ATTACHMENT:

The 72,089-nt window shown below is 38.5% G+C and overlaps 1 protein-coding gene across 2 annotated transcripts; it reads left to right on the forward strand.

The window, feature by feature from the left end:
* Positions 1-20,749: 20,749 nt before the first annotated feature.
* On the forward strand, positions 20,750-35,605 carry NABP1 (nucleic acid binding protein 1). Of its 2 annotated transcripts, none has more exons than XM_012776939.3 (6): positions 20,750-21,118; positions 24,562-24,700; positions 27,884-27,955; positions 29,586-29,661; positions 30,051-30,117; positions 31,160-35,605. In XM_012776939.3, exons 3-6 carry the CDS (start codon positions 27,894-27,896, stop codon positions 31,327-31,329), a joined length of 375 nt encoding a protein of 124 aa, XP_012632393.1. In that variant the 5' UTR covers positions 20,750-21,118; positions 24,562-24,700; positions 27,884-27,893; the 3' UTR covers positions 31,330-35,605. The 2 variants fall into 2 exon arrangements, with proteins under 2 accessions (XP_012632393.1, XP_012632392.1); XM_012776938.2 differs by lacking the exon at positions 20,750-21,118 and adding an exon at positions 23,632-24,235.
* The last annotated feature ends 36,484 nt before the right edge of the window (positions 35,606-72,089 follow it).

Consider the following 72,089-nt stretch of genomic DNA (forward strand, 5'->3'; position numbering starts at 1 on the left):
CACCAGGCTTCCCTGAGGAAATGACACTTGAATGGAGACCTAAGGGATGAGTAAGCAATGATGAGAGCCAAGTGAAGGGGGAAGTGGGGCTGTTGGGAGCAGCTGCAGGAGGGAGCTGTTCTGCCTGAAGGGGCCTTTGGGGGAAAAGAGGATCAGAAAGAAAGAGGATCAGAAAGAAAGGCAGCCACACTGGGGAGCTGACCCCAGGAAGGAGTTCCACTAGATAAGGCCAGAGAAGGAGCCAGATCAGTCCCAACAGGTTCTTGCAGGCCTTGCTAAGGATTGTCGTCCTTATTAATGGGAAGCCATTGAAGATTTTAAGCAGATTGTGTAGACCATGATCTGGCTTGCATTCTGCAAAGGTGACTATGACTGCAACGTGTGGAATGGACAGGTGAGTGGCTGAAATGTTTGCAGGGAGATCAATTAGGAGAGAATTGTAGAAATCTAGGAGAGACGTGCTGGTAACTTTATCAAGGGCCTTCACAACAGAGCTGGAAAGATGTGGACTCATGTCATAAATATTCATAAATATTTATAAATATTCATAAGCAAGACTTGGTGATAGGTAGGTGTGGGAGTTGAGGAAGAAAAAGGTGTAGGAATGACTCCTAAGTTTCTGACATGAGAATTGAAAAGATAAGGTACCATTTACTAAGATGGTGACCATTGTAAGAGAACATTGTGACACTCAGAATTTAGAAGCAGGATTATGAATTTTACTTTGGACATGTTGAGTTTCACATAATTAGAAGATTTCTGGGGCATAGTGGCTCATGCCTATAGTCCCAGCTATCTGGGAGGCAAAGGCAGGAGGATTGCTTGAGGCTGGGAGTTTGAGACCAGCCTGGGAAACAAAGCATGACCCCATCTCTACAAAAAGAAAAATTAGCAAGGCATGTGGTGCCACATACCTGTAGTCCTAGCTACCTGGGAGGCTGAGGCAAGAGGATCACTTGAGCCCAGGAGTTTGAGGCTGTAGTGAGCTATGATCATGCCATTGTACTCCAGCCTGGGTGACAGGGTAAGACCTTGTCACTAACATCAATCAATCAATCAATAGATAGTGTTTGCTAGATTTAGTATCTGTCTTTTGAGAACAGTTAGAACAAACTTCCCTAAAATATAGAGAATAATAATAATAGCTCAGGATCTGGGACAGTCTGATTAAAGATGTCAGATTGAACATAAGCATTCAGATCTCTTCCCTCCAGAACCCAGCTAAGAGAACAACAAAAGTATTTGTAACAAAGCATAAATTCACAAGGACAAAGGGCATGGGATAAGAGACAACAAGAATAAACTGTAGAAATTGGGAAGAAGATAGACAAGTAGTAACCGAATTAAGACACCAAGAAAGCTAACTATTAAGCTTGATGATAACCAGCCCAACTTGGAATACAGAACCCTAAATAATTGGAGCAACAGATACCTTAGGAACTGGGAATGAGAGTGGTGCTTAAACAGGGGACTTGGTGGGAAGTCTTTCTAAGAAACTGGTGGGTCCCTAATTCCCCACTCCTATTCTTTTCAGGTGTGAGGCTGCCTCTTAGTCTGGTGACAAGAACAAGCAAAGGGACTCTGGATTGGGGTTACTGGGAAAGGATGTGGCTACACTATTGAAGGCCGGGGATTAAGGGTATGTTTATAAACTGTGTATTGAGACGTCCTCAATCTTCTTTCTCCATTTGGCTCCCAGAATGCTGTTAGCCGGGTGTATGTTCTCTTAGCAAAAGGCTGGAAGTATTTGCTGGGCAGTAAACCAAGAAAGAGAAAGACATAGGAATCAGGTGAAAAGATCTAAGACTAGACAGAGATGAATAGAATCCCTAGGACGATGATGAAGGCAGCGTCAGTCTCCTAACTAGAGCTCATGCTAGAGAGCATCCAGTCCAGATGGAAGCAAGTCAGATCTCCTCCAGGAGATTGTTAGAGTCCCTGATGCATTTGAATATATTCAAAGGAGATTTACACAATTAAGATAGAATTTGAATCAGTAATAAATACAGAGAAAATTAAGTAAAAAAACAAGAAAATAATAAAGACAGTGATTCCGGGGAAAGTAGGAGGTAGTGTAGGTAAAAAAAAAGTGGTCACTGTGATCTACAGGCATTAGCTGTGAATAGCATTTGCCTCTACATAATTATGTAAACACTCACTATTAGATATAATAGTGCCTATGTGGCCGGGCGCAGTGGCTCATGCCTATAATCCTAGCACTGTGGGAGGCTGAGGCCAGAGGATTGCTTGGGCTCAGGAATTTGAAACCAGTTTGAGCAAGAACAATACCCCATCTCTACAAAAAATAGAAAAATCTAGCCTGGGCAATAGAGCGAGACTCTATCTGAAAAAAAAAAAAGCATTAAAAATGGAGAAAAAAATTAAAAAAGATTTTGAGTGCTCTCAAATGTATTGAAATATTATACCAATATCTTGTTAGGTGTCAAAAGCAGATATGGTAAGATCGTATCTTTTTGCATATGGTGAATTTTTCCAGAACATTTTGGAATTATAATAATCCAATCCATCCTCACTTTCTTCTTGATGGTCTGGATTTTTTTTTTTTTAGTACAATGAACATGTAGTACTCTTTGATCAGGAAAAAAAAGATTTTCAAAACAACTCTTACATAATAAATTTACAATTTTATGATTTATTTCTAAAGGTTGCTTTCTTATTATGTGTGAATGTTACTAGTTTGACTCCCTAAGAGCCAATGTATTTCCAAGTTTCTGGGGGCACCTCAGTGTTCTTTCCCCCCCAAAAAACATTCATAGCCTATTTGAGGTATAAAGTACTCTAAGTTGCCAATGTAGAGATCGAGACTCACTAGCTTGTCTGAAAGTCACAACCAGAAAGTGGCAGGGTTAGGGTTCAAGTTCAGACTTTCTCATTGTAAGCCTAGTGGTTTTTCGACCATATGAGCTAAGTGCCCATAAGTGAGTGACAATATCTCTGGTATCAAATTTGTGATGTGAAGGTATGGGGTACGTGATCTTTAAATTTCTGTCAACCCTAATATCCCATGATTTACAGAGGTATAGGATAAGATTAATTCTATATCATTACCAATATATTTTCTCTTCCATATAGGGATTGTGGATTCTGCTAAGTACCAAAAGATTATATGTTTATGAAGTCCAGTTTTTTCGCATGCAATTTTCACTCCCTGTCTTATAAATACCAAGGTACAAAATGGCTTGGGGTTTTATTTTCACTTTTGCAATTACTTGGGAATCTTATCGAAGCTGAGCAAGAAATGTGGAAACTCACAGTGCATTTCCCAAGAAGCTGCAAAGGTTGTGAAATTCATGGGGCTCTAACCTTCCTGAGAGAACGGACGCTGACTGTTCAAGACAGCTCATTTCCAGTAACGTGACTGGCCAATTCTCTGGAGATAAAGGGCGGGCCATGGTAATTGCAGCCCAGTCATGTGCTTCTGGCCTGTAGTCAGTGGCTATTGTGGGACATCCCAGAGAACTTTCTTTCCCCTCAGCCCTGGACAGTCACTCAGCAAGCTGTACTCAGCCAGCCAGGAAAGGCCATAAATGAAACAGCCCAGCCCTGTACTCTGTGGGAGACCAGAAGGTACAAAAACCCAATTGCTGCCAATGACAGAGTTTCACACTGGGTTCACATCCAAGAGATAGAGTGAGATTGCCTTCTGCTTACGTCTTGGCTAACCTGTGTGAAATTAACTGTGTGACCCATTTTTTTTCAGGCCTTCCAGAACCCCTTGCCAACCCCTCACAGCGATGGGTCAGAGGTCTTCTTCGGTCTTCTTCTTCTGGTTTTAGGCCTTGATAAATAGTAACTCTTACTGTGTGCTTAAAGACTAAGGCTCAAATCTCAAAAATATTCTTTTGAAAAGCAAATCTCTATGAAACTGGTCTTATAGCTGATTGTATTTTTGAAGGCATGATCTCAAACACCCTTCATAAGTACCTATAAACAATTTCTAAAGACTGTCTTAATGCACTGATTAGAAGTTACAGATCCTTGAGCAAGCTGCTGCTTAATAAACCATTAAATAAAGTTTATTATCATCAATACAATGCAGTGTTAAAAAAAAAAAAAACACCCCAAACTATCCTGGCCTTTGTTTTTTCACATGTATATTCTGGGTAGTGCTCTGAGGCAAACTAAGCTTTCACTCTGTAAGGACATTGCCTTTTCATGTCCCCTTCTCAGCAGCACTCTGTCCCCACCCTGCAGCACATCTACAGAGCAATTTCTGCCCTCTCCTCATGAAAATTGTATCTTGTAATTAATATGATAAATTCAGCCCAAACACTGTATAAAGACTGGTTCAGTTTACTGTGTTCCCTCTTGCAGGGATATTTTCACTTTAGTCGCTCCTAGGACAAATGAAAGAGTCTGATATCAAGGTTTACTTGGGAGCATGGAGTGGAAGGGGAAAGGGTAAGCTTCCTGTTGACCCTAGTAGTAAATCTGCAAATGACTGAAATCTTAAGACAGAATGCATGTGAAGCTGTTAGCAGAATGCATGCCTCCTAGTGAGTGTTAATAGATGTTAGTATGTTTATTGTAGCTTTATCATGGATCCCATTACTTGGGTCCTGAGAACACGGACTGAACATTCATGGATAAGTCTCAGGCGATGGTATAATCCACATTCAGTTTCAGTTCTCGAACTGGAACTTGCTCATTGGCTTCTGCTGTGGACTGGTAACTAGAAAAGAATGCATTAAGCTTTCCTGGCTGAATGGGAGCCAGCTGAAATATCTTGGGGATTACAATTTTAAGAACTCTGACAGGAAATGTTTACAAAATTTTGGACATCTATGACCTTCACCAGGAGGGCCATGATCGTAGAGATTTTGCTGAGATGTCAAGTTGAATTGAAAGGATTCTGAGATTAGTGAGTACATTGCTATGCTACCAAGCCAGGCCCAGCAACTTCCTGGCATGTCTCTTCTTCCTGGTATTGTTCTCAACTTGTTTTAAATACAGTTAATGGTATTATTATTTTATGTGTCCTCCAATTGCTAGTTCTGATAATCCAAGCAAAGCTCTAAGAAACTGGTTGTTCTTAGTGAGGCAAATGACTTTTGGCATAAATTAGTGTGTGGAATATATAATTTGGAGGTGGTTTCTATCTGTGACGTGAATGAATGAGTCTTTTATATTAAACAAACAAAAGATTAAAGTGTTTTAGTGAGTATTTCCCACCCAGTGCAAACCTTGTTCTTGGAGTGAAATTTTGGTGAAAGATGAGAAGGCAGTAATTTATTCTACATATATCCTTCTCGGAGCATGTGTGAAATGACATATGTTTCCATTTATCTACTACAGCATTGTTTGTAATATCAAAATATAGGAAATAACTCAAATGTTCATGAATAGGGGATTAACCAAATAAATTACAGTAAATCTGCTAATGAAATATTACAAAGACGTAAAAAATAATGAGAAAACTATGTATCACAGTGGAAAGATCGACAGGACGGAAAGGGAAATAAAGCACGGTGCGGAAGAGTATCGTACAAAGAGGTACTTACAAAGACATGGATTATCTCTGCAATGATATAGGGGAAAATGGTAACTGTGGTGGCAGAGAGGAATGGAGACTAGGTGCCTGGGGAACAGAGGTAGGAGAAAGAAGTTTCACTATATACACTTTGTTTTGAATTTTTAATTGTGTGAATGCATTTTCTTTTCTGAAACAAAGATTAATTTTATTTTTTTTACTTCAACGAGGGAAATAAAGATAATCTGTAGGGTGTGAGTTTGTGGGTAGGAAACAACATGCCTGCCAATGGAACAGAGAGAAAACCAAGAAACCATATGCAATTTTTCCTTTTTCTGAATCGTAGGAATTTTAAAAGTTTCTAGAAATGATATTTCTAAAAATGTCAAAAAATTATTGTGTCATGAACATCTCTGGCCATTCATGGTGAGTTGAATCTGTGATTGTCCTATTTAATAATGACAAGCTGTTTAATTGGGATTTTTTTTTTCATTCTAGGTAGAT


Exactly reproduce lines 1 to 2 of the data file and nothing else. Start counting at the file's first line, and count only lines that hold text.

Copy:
The 72,089-nt window shown below is 38.5% G+C and overlaps 1 protein-coding gene across 2 annotated transcripts; it reads left to right on the forward strand.

The window, feature by feature from the left end: